As Time Passes, The Gains Become Harder

By Thomas Hawkins | May 11, 2023

As Time Passes The Gains Become HarderAnyone of sufficient age who exercises regularly knows that gains become harder as you grow older. While improvements are possible, increased effort doesn’t always work. Instead, older fitness aficionados dial in the quality and efficiency of their workouts to experience continued gains.

Similarly, America’s 45-year-old defined contribution (DC) system has been wildly successful in increasing retirement security for millions of Americans – but is seeing new gains become increasingly difficult. Going forward, attempts to expand the system may produce benefits at the margin but should be paired with measures that increase the DC system’s quality and efficiency to maximize gains in retirement security.

Below is my “workout plan” for America’s defined contribution system.

Plug The Leaks
Cashout leakage is the #1 sign of inefficiency in the DC system, where over 40% of all participants prematurely distribute their balances following a job change. The tragedy of cashout leakage is that only around one-third of cashouts stem from a true financial emergency. Almost two-thirds of cashouts are for other reasons and could be avoided. Indeed, many participants experience high levels of regret over their cashouts, which grows over time.

According to EBRI, solving the problem of cashout leakage adds $2 trillion (in current dollars) to our retirement security. For $1.5 trillion of this amount, EBRI identifies auto portability (for balances less than $5,000) as the answer.

When it comes to plugging leaks, everyone seems to be getting on board the auto portability bandwagon, led by the five major recordkeepers who have announced participation in the industry-owned and led consortium, Portability Services Network, representing 71 million workers across more than 143,000 plans.

While auto portability addresses non-emergency cashout leakage, emergency savings could help stem leakage resulting from financial emergencies. SECURE 2.0 advances emergency savings through two provisions which, beginning in 2024, include: 1) emergency withdrawals of up to $1,000 per year and 2) allowing pension-linked emergency savings accounts, or PLESAs, to which non-highly compensated employees can contribute up to $2,500, indexed for inflation. There is, however, understandable concern that measures linking emergency savings to retirement balances might lead to more cashout leakage, as participants begin to view their retirement savings as a ready source of funds.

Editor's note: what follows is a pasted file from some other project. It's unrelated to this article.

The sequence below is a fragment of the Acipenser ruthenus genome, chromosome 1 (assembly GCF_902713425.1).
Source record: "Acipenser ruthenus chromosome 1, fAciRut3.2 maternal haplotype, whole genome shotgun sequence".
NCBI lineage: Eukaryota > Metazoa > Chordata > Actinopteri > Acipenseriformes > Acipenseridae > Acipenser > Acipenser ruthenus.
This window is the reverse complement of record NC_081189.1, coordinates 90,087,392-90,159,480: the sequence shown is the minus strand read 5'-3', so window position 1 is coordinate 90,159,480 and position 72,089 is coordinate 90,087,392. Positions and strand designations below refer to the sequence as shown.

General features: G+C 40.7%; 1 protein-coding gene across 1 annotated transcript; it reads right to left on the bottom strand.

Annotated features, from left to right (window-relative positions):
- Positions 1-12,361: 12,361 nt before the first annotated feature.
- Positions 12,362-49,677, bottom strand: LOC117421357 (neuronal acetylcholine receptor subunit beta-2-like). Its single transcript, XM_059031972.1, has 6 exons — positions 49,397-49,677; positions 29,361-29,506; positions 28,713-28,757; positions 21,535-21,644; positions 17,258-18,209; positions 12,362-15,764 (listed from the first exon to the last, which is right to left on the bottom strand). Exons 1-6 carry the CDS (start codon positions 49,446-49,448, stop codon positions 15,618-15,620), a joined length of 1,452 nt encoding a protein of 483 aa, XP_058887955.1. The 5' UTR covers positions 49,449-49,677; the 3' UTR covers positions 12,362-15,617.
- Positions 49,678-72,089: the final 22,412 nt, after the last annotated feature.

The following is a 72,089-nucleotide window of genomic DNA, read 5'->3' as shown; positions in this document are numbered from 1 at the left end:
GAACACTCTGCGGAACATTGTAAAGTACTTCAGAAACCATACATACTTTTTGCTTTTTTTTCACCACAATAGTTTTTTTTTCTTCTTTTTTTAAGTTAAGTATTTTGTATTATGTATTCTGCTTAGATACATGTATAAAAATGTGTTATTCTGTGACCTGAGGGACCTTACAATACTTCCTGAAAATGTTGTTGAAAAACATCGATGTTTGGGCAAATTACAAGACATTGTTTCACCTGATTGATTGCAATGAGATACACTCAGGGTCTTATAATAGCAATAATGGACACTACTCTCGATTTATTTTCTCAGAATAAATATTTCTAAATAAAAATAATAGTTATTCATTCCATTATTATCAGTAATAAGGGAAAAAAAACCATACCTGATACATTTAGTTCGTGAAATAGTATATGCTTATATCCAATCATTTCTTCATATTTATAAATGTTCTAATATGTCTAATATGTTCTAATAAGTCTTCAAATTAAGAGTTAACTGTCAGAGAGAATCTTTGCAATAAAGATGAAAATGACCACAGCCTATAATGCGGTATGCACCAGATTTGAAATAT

Consolidate the Balances
For those who manage to avoid cashing out, leaving behind a stranded account with a former employer or having a small balance forced out into a low-yielding safe harbor IRA is decidedly sub-optimal – particularly when you consider the added expense and difficulty involved in managing multiple accounts.

If you believe the answer to stranded & lost accounts will be found in the Retirement Savings Lost and Found registry, I have some bad news. While the measure might help some to locate legitimately lost or forgotten accounts, the database – absent any meaningful support for consolidation into existing accounts – could unintentionally trigger cashout leakage as participants go dialing for dollars.

“Consolidate the balances” is a mantra coined by former Plan Sponsor Council of America (PSCA) President David Wray, who was years ahead of his time when he wrote this piece in 2012. Back then, Wray recognized that account consolidation – where two or more accounts become one – is inherently efficient and has a protective effect on preserving retirement savings. By allowing, encouraging and facilitating roll-ins for new participants, plan sponsors can make a big difference in promoting consolidation.

(Smartly) Expand Access & Participation
Initiatives that expand access deliver undeniable benefits by increasing the ranks of retirement savers. However, in the absence of plugging leakage and promoting consolidation, they’re prone to massive inefficiencies, producing a tidal wave of cashout leakage and stranded accounts.

The reason is simple: the demographic segments who benefit most from these initiatives are the very same segments most likely to cash out or to frequently change jobs. Expanding access also creates a dilemma for plan sponsors, who must deal with the administrative hassles and increased costs from an explosion of small balance accounts, along with higher levels of missing participants and uncashed distribution checks.

The smart way to expand access and participation is to do so in tandem with enhanced portability and consolidation. That’s not just my opinion – below are direct links to EBRI research that calculated the incremental benefits of pairing auto portability with expanded access initiatives:

I could cite more, but I think you get the idea. Expanded access is good – but expanded access plus portability is a whole lot better.

Escaping the Law of Diminishing Returns
America’s DC system has an enviable track record of success, and there’s no reason to believe that it won’t continue to expand and prosper. However, the quality and degree of future growth it generates may depend on how well the DC system can skirt the law of diminishing returns.

A smart “workout plan” for the DC system would pair expanded access initiatives with measures that plug leakage and promote account consolidation, ensuring that continued gains are more easily secured.